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WFMU Playlist Analysis


WFMU-FM is a listener-supported, non-commercial radio station broadcasting at 91.1 Mhz FM in Jersey City, NJ, right across the Hudson from lower Manhattan. It is currently the longest running freeform radio station in the United States.

The programming on WFMU can only be described as eclectic which is no surprise given the station’s free-format approach. Even with this eclecticism the programming is consistently great, a product of the remarkable commitment of the station’s unpaid DJ staff. As a result it’s become one of the most well regarded radiostations in the US, at one-point being called the best radiostation in the US by Rolling Stone, CMJ, and the Village Voice. Neutral Milk Hotel lead singer Jeff Magnum had a show on WFMU for a bit, and a number of bands have performed live in their studio.

As a lifelong listener of tri-state radio, WFMU has always been a welcome oasis of ‘different’ in the increasingly commercial dominated FM band. It’s been my go-to station for years, I’ve lost count of the number of new bands or songs the station has turned me onto.


Since roughly the year 2000, DJ’s have been maintaining playlists of their sets on the WFMU website. As a fan of the station it’s a great feature to have this record of what’s been played. I decided to take this one step further and set out to find what artist, albums and songs are consistently played on WFMU by analyzing individual playlists of shows.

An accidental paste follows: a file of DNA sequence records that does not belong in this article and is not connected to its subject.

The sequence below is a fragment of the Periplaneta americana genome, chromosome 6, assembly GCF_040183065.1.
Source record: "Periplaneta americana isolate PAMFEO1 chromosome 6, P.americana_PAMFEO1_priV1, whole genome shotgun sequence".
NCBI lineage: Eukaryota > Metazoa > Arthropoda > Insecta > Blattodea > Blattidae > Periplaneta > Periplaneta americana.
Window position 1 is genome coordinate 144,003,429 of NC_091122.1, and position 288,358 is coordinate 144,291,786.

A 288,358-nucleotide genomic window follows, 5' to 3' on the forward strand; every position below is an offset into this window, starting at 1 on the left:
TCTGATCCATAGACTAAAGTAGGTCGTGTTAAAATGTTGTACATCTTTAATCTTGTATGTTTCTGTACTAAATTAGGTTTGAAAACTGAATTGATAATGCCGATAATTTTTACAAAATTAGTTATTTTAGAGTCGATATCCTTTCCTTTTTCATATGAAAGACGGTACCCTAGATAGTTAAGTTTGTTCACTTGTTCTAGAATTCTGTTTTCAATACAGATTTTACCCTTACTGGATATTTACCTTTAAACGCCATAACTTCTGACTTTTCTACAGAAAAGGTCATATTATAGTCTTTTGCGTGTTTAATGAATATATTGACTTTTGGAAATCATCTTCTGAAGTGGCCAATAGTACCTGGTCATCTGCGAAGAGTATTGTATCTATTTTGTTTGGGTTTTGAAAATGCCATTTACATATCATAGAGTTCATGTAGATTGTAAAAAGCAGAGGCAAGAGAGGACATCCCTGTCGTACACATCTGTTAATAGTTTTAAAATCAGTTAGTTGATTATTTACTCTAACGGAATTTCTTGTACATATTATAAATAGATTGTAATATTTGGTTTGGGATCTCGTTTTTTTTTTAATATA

The dataset
It’s a fairly large dataset at 78,000 individual playlists at the time of my analysis, or about 12 a day since 2000. There’s a high variability in number of songs in individual sets but it came out to roughly 15, bringing the total entry count to roughly 1.2 million records. A copy of that is available here (note: fields with _clean are after my data quality efforts).

The process
I scraped the playlists using a python script which was fairly straightforward given the playlists are in structured tables. After this I loaded the file into a postgresql database and extracted this to Openrefine to begin doing clean-up. While the playlists themselves are structued the actual inputs into the cells appears to be up to the DJ’s, leaving no real standardization of how artists, albums or songs appear. Additionally, there’s a lot of entries on the playlists that aren’t songs which weren’t relevant for this analysis.

I’ve still got a ways to go but figured I’d start posting some initial tidbits as I play around with the data.

Top Tracks

Two views of the most played tracks on WFMU across all DJ’s.

Top Songs by DJ

A series of playlists featuring songs plays more than once by WFMU DJ’s on their shows.

Top Artists

The top artists played on WFMU across all DJ’s.

Top Albums

The top albums played on WFMU across all DJ’s.